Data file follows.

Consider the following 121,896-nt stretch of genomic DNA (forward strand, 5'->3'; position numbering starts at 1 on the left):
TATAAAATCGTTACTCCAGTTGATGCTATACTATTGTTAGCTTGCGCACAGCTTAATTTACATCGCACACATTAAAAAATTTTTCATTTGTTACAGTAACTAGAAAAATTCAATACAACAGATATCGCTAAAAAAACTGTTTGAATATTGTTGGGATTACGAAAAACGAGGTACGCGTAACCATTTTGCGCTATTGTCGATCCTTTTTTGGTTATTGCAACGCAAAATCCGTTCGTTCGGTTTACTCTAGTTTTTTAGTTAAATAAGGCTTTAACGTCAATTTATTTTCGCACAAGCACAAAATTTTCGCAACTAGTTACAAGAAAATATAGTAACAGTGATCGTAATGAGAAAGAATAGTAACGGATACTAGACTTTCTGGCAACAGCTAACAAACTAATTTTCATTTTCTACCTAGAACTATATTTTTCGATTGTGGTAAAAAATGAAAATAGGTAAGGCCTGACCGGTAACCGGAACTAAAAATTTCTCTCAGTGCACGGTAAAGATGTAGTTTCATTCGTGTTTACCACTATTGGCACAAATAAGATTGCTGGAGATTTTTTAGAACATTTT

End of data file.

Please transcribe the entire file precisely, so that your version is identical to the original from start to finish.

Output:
Consider the following 121,896-nt stretch of genomic DNA (forward strand, 5'->3'; position numbering starts at 1 on the left):
TATAAAATCGTTACTCCAGTTGATGCTATACTATTGTTAGCTTGCGCACAGCTTAATTTACATCGCACACATTAAAAAATTTTTCATTTGTTACAGTAACTAGAAAAATTCAATACAACAGATATCGCTAAAAAAACTGTTTGAATATTGTTGGGATTACGAAAAACGAGGTACGCGTAACCATTTTGCGCTATTGTCGATCCTTTTTTGGTTATTGCAACGCAAAATCCGTTCGTTCGGTTTACTCTAGTTTTTTAGTTAAATAAGGCTTTAACGTCAATTTATTTTCGCACAAGCACAAAATTTTCGCAACTAGTTACAAGAAAATATAGTAACAGTGATCGTAATGAGAAAGAATAGTAACGGATACTAGACTTTCTGGCAACAGCTAACAAACTAATTTTCATTTTCTACCTAGAACTATATTTTTCGATTGTGGTAAAAAATGAAAATAGGTAAGGCCTGACCGGTAACCGGAACTAAAAATTTCTCTCAGTGCACGGTAAAGATGTAGTTTCATTCGTGTTTACCACTATTGGCACAAATAAGATTGCTGGAGATTTTTTAGAACATTTT